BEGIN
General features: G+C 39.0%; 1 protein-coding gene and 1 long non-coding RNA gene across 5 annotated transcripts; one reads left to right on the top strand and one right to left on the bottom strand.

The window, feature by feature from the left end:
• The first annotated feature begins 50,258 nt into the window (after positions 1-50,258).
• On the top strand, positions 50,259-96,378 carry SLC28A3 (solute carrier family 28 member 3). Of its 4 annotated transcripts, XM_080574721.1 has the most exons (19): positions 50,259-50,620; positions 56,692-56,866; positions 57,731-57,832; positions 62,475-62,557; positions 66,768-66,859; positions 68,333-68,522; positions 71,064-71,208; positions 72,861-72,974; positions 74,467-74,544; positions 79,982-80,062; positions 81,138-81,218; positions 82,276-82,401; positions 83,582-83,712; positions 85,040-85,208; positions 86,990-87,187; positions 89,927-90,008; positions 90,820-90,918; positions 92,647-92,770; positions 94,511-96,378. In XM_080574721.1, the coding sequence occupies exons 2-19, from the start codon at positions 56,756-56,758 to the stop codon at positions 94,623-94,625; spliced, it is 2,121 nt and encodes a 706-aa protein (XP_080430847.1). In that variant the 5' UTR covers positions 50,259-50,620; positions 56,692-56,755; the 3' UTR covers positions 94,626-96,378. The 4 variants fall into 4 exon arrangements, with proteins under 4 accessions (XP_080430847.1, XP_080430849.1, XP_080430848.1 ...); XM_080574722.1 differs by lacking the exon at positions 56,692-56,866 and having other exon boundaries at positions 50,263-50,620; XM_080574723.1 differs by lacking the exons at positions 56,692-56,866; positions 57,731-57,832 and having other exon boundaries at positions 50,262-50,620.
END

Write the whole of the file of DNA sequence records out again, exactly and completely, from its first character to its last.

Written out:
General features: G+C 39.0%; 1 protein-coding gene and 1 long non-coding RNA gene across 5 annotated transcripts; one reads left to right on the top strand and one right to left on the bottom strand.

The window, feature by feature from the left end:
• The first annotated feature begins 50,258 nt into the window (after positions 1-50,258).
• On the top strand, positions 50,259-96,378 carry SLC28A3 (solute carrier family 28 member 3). Of its 4 annotated transcripts, XM_080574721.1 has the most exons (19): positions 50,259-50,620; positions 56,692-56,866; positions 57,731-57,832; positions 62,475-62,557; positions 66,768-66,859; positions 68,333-68,522; positions 71,064-71,208; positions 72,861-72,974; positions 74,467-74,544; positions 79,982-80,062; positions 81,138-81,218; positions 82,276-82,401; positions 83,582-83,712; positions 85,040-85,208; positions 86,990-87,187; positions 89,927-90,008; positions 90,820-90,918; positions 92,647-92,770; positions 94,511-96,378. In XM_080574721.1, the coding sequence occupies exons 2-19, from the start codon at positions 56,756-56,758 to the stop codon at positions 94,623-94,625; spliced, it is 2,121 nt and encodes a 706-aa protein (XP_080430847.1). In that variant the 5' UTR covers positions 50,259-50,620; positions 56,692-56,755; the 3' UTR covers positions 94,626-96,378. The 4 variants fall into 4 exon arrangements, with proteins under 4 accessions (XP_080430847.1, XP_080430849.1, XP_080430848.1 ...); XM_080574722.1 differs by lacking the exon at positions 56,692-56,866 and having other exon boundaries at positions 50,263-50,620; XM_080574723.1 differs by lacking the exons at positions 56,692-56,866; positions 57,731-57,832 and having other exon boundaries at positions 50,262-50,620.